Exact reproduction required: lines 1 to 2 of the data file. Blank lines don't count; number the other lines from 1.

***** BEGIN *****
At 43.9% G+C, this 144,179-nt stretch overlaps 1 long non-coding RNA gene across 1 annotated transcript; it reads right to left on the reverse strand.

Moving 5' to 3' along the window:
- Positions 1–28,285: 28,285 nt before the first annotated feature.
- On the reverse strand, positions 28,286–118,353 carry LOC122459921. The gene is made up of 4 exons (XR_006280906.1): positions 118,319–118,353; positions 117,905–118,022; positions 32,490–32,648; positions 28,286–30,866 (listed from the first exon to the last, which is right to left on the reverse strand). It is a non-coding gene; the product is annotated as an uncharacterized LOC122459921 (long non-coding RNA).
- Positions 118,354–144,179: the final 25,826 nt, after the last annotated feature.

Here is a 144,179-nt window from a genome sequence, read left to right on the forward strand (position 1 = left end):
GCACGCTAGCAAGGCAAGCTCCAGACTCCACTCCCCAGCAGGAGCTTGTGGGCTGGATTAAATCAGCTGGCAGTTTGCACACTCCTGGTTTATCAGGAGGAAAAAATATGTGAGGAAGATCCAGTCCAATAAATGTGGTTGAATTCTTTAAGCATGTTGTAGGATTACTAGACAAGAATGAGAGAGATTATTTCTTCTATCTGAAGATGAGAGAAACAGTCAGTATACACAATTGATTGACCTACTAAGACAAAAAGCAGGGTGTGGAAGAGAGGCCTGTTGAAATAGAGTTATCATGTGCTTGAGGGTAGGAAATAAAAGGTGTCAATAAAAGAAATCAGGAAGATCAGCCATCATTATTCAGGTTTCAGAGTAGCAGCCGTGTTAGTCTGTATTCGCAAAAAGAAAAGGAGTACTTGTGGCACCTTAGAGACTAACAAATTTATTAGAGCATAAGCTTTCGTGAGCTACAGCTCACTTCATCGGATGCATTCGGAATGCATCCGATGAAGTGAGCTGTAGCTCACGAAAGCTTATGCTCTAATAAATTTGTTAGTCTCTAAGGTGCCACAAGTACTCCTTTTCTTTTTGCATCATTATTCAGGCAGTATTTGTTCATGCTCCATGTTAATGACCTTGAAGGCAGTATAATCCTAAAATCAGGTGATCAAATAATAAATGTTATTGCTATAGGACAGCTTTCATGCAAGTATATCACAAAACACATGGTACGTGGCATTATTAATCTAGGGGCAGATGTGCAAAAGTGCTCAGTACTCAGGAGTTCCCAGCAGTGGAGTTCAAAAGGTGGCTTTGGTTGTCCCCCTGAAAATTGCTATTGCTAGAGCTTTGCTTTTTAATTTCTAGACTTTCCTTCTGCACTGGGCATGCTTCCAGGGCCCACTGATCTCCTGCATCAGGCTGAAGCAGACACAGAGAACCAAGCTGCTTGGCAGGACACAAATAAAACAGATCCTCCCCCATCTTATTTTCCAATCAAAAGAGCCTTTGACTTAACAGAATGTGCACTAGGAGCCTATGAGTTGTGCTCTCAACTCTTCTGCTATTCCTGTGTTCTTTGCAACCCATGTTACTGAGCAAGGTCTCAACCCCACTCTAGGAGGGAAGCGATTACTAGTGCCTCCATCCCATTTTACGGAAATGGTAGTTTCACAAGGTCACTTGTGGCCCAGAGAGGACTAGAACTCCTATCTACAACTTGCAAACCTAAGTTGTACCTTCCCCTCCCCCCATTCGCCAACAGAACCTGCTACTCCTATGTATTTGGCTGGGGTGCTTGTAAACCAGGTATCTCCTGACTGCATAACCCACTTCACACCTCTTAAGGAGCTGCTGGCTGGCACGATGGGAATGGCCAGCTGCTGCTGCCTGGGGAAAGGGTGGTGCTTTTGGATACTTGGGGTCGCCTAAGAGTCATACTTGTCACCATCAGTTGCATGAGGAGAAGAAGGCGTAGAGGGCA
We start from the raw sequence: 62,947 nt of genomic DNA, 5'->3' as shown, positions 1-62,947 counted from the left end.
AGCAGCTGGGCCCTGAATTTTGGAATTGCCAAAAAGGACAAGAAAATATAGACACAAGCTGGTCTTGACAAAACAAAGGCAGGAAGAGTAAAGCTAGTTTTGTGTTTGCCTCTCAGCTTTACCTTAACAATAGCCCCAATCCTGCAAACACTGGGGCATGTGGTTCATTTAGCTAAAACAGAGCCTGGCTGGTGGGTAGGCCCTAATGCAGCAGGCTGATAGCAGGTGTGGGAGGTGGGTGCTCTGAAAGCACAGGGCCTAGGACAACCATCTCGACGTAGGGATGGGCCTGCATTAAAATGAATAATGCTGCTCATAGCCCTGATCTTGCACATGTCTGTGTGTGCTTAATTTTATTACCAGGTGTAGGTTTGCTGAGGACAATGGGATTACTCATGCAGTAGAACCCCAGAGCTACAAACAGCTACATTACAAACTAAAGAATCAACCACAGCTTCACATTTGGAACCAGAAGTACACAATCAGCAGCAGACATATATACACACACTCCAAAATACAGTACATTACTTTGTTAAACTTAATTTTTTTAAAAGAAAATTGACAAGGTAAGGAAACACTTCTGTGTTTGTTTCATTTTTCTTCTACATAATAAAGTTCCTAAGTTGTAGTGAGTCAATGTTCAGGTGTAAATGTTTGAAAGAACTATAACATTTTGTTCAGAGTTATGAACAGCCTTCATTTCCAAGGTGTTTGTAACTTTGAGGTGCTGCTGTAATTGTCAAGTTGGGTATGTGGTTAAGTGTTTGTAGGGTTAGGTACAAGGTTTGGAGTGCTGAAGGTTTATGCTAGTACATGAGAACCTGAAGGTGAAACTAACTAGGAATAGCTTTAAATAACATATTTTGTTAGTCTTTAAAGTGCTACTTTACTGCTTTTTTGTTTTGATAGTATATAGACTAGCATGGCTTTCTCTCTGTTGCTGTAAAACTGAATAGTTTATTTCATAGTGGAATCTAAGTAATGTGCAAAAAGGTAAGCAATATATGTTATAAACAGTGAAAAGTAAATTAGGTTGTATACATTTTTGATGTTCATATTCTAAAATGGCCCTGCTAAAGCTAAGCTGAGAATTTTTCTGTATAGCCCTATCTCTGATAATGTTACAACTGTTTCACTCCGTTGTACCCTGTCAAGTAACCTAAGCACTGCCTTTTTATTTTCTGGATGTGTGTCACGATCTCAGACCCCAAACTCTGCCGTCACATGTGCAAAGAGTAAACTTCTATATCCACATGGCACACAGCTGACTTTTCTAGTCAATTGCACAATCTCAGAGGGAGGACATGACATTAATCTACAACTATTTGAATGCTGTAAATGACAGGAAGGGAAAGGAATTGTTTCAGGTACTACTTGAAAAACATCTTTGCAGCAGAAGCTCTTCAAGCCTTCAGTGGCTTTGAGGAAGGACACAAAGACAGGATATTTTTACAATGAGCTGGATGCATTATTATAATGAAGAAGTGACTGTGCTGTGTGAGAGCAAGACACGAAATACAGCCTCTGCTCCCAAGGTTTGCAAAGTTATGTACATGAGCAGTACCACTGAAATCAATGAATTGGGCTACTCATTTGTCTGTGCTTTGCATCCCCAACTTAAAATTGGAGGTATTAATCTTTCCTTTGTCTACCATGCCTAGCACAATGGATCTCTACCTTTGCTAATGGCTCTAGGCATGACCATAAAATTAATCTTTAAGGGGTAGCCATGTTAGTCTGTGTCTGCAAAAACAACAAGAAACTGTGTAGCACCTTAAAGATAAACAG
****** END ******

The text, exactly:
At 43.9% G+C, this 144,179-nt stretch overlaps 1 long non-coding RNA gene across 1 annotated transcript; it reads right to left on the reverse strand.

Moving 5' to 3' along the window: